Good Moods Require Good Goals

During the Korean War, the Chinese government systematically tried to brainwash the U.S. POWs. Their methods included deprivation and torture, and the captives suffered tremendously. At one point, in one of the prison camps, three-fourths of the POWs had died. Things were incredibly bleak for the rest of them, and they were all feeling desperate and hopeless.

Then one man said to the others, "We've got to stay alive, we've got to let others know about the horrors of Communism. We've got to live to bring back the armies and fight these evil people. Communism must not win!"

This was a turning point for every man there because their meaningless struggle was transformed into a mission. Simply staying alive against the odds was their goal. Their despair was turned into resolve. Their hopelessness was turned into determination. And their death rate went way down.

Speaking of his experience in a concentration camp, Viktor Frankl wrote, "As we said before, any attempt to restore a man's inner strength in the camp had first to succeed in showing him some future goal...Woe to him who saw no more sense in his life, no aim, no purpose, and therefore no point in carrying on. He was soon lost."

That's not just true in a concentration camp. It's true for all of us. Researchers at New York State Psychiatric Institute asked an unusual question of suicidal people. Rather than asking what makes them want to die, the researchers asked what makes them want to live?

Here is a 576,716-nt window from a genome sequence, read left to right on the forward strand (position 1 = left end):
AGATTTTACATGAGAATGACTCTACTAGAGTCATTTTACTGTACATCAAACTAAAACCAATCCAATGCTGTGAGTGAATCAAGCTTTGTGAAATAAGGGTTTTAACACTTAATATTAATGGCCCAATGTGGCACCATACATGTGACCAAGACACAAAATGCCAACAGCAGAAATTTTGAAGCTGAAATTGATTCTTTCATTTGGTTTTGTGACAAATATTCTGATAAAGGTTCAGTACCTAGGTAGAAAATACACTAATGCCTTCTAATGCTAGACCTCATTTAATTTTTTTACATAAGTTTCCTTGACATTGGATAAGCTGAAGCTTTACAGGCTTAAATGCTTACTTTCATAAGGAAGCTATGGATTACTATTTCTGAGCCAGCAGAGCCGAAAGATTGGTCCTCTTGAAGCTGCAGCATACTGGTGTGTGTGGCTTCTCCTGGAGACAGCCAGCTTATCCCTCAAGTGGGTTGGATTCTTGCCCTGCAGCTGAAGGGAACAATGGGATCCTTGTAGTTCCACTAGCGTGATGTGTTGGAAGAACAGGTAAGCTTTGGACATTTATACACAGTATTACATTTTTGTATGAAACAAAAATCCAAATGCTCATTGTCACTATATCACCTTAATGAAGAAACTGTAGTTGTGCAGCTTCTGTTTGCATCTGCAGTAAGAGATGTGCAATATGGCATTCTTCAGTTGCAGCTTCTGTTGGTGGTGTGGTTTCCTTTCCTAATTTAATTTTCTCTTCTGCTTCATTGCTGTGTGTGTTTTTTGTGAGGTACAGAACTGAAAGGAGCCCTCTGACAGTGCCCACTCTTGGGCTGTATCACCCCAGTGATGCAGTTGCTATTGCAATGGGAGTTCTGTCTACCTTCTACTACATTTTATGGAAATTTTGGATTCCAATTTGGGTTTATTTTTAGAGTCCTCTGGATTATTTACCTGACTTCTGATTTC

They studied eighty-four people suffering major depression trying to determine why thirty-nine of them had never attempted to kill themselves. The study revealed that age, sex, religious persuasion or education level did not predict who would attempt suicide. But not having a reason to live predicted it. The depressed patients who perceived life as more worth living were less likely to attempt to kill themselves. In other words, people with a reason to live were more likely to live. Sometimes it takes a scientific study to prove the obvious.

Having a goal is very important. It's not just a nice thing. It's vital. It's vital for survival in tough situations and it's vital if you simply want to be in a good mood more often.

So get yourself a "concrete assignment that demands fulfillment" (see A Good Cause Can Cause a Good Mood for more on that). Look for something that fires you up, that you think is needed, that you feel is important, and that you can do something about.

If someone has no purpose at all, a small goal is a big improvement. But as your level of mental health increases, there comes a time when a full-on mission is called for.

You can still watch movies. You can still spend time conversing with your spouse. Walk in the woods. Go on vacation. But your definite purpose, your concrete assignment, is always there to give you a sense of purpose and meaning to your existence. And that will improve your mood tremendously.

Adam Khan is the author of Principles For Personal Growth, Slotralogy, Antivirus For Your Mind, and co-author with Klassy Evans of How to Change the Way You Look at Things (in Plain English). Follow his podcast, The Adam Bomb.

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